One of the most predominant messages from Dockercon attendees last June was that they needed clear paths for their containers, from the development and testing phases through to production.
Docker got the word. Wednesday, the company took a bold step in fulfilling that request, acquiring a small container support firm, Madrid/New York-based Tutum, which offers a deployment and management service that could help address these user requirements.
“Ultimately, the vision for us was to get any application running anywhere,” said Tutum CEO Borja Burgos-Galindo, speaking with The New Stack. Like Docker Inc. itself, Tutum built a business around deploying containers on its own infrastructure, but then Tutum quickly repositioned itself as a deployment manager for multiple infrastructures, including cloud platforms.
The New Node
“All of our technology stack from day one was developed around Docker technology, mostly because it makes things easier,” said Burgos-Galindo. “So when we transitioned to letting people bring their own infrastructure and deploying any application on that infrastructure, the fact that we were Docker-native made things much easier.”
When describing its deployment and management platform, Tutum to date has used the “O” word — orchestration — as its key provision, to distinguish the service against both the basic, scripted Docker Swarm and the live, performance-oriented Kubernetes and Mesosphere. But Tutum presents its services in more the manner that an Amazon subscriber or GitHub user would expect: a less dazzling, but possibly more direct, menu-based deployment itinerary run from the browser. Scripts are involved, as well as the occasional terminal window, but with plenty of step-by-step guidance.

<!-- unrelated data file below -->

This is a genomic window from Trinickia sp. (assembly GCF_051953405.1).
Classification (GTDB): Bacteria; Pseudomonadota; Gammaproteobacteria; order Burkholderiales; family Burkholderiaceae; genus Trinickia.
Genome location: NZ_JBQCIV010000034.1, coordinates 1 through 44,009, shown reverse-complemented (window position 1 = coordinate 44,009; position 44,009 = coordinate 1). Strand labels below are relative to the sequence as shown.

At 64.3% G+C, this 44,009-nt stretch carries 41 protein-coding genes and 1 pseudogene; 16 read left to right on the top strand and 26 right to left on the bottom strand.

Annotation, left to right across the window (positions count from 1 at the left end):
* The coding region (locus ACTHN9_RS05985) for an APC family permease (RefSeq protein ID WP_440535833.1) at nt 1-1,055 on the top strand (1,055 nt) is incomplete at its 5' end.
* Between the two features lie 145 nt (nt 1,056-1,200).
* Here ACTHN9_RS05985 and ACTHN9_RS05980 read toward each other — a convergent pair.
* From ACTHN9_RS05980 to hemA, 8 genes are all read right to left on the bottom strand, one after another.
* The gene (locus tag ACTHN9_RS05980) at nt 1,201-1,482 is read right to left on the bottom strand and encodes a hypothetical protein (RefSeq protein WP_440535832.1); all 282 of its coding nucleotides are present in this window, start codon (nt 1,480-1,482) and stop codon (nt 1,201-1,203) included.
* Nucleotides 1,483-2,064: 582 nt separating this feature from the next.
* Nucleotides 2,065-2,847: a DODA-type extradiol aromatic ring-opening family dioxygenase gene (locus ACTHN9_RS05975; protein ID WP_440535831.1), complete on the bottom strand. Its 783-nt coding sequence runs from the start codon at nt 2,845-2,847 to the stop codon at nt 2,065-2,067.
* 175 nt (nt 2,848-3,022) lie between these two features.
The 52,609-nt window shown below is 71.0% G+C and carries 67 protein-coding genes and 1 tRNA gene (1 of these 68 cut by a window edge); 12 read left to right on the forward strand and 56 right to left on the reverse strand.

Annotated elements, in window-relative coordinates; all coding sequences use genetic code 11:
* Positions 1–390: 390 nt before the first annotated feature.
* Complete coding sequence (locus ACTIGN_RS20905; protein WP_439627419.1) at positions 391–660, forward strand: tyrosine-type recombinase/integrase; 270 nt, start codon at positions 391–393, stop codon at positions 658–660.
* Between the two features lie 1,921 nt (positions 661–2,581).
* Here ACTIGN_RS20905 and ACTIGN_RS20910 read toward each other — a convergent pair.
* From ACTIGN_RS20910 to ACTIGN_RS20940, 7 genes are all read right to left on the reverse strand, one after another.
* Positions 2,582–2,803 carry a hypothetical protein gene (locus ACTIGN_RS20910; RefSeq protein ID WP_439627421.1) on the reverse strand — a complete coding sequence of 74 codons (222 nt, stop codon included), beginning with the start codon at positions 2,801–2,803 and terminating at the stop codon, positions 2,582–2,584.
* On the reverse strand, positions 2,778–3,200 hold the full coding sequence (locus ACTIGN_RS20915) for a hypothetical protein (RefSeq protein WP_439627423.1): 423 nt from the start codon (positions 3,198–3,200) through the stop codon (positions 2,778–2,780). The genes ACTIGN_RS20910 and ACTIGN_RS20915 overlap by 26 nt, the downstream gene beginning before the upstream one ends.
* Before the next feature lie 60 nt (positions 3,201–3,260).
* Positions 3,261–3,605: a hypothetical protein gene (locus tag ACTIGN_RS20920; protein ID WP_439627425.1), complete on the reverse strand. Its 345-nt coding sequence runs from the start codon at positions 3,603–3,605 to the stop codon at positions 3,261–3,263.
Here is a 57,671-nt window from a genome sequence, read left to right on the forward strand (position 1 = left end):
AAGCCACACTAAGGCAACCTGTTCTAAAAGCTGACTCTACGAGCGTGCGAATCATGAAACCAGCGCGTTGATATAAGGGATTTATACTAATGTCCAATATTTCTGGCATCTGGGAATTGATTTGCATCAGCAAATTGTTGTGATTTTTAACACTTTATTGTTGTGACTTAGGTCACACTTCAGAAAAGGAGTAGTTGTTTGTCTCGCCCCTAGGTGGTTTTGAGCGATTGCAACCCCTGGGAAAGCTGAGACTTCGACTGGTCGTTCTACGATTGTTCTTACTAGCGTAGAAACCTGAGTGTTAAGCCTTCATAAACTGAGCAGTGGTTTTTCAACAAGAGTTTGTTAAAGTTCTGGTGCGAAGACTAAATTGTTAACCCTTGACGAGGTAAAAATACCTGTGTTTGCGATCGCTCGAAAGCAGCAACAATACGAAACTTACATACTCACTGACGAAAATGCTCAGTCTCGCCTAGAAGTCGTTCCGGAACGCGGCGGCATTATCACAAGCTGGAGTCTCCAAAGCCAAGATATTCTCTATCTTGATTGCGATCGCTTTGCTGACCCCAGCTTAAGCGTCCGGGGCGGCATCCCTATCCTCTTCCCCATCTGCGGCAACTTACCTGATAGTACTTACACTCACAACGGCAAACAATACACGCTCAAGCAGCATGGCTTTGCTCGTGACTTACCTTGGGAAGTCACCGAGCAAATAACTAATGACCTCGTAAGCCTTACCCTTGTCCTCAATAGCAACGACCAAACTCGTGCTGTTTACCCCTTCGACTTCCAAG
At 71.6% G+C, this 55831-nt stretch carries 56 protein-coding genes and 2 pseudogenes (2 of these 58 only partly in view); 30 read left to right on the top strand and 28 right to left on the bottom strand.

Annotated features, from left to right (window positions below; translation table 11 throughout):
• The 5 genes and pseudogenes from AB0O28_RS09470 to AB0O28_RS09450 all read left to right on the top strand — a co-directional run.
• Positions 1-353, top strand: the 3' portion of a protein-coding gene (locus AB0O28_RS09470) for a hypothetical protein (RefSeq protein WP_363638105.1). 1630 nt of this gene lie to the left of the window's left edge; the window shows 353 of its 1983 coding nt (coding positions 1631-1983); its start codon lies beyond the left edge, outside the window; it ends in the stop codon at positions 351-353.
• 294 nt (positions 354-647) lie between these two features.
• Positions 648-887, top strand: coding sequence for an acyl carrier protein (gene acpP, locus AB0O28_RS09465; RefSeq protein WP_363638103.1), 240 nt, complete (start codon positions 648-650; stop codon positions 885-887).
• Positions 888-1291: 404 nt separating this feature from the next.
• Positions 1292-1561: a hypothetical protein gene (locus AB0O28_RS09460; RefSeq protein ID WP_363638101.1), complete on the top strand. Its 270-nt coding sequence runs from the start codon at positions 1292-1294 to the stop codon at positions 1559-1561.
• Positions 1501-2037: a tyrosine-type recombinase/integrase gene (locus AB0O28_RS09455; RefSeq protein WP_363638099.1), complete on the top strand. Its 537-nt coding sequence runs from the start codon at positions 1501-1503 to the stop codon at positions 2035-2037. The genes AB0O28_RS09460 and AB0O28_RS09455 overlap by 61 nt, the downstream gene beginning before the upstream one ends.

When adopting a Tutum frame of mind, it’s important to think about what you, the container deployer, are publishing as the service, rather than what the infrastructure is providing you.
Tutum’s orchestration model actually hides much of the container-based aspect of deployment. It considers the object to be deployed to be a service, regardless of the actual number of containers it may contain. This approach makes scalability less of an issue for the deployer, as Tutum’s job is to examine the rules for multiple available infrastructure providers, including both Docker Hub and private registries, determining the most reasonable deployment approach for a given service, at a given time. It could conceivably split containers among infrastructure providers as necessary.
When adopting a Tutum frame of mind, it’s important to think about what you, the container deployer, are publishing as the service, rather than what the infrastructure is providing you. In Tutum’s vernacular, a server or group of servers ready for service deployment on the same infrastructure is a node. A data center with many nodes may be addressed as a node cluster. Docker Swarm also uses the term “node” to refer to a single server resource, and it refers to a pool of such resources as a “swarm.”
The Tutum model may actually be a bit less virtualized than the Swarm model, in that Tutum makes strategic decisions about the best mix of deployments at deployment time, rather than assuming the swarm pre-exists. When containers stop or go down for whatever reason, Tutum utilizes auto-restart and auto-destroy rules to determine how best to handle these situations — again, as they happen.